Reference: Scanning. 2022 May 25;2022:7348978. doi: 10.1155/2022/7348978. eCollection 2022.
Author: Weidong Yu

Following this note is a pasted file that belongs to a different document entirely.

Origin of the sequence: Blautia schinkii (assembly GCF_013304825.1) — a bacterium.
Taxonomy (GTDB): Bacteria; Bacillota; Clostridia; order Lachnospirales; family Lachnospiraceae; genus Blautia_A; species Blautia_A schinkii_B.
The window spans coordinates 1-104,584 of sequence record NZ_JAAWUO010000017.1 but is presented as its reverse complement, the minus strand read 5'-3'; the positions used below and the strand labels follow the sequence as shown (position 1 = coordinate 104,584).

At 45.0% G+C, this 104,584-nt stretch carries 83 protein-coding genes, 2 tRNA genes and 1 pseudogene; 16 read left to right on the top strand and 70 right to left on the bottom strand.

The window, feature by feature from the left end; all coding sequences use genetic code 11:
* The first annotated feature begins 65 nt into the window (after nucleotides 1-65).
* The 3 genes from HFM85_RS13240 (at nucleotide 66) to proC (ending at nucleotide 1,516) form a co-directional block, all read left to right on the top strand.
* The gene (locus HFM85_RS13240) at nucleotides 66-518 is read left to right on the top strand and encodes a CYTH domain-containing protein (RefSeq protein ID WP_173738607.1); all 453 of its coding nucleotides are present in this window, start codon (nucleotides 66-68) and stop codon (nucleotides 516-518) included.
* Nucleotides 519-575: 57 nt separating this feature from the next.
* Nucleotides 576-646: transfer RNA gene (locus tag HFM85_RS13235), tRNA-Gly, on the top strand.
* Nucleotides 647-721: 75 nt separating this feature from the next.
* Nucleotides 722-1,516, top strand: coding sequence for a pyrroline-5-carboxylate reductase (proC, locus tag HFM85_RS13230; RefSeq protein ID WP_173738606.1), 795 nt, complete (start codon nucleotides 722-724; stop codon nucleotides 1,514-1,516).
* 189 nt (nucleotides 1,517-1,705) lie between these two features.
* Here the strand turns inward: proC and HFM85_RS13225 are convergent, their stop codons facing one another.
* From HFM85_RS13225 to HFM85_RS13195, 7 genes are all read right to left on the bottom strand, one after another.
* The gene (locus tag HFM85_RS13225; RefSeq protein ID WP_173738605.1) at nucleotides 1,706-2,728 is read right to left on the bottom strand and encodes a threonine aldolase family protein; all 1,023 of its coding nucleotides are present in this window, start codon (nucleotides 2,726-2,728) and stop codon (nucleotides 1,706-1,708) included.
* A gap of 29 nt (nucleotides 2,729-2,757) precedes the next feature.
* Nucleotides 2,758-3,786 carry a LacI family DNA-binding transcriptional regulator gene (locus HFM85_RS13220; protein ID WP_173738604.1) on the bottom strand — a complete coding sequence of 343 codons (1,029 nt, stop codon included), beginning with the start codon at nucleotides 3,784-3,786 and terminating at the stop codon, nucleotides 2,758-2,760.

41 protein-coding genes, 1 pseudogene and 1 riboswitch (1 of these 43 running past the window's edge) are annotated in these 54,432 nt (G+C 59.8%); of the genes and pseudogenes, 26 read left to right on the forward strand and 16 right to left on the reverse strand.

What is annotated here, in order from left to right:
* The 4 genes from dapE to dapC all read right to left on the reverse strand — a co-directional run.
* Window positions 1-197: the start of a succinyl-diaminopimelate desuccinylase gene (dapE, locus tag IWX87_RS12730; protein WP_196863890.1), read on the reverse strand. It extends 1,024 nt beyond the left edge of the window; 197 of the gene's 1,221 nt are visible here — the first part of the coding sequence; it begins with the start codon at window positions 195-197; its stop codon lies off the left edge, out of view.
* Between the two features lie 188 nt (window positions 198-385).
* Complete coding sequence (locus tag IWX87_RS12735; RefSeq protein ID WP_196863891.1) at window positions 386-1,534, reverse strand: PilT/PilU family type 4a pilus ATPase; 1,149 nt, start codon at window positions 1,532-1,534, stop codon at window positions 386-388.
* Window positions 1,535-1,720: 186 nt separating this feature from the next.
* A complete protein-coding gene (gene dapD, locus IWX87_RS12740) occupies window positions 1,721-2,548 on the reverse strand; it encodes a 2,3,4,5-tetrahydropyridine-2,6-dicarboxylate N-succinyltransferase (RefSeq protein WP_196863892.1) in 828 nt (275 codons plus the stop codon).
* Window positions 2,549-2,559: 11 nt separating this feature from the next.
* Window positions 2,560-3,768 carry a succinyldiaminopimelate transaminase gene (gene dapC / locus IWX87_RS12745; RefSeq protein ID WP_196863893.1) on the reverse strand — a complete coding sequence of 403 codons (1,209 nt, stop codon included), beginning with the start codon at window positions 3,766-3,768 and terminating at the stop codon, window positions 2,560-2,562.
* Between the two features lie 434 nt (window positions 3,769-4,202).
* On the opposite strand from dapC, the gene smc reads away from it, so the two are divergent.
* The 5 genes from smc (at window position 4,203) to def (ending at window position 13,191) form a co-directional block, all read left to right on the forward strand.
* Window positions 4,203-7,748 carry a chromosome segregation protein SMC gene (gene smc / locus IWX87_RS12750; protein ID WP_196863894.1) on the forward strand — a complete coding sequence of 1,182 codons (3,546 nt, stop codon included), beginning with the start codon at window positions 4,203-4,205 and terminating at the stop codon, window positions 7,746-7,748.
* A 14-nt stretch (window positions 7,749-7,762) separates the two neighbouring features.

Summary: The aim was to study the effect of football injury on knee pain based on MRI image scanning, in this paper, a total of 31 knee injuries of 29 male professional football players from December 2012 to April 2015 were used as the experimental group. The players were 23.6 ± 3.5 years old and received professional football training time 15.3 ± 3.6 years; 31 outpatients of the same age group with acute knee joint acute injury were randomly selected as the control group; both groups were imaged with a 1.5 TMR scanner and knee joint standard array coil imaging, and 2 senior radiation surgeons evaluate knee cartilage, meniscus, ligaments, tendons, bone marrow, infrapatellar fat pad, and joint effusions. Pearson's chi-squared test and nonparametric test for two independent samples were used for statistical testing of the evaluation results. The experimental results showed that there were significant differences in the incidence of articular cartilage, lateral collateral ligament, tendon or ligament injury, multiligament or tendon injury, and bone marrow edema between the two groups (P < 0.05). There was no significant difference in the incidence of medial collateral ligament injury, infrapatellar fat pad edema, and joint effusion. MRI shows that knee injuries in male professional football players often involve ligaments or tendons, mostly multiligament or tendon injuries. The lesions of articular cartilage and meniscus are more common and serious, and bone marrow edema is also more common in football injuries. MRI has high diagnostic accuracy for various clinical knee injuries, and it belongs to a noninvasive examination method. It can not only reflect the pathological changes and changes of the knee joints of patients but also provide information for the formulation of clinical programs and the judgment of prognosis, for timely, accurate, and comprehensive imaging reference.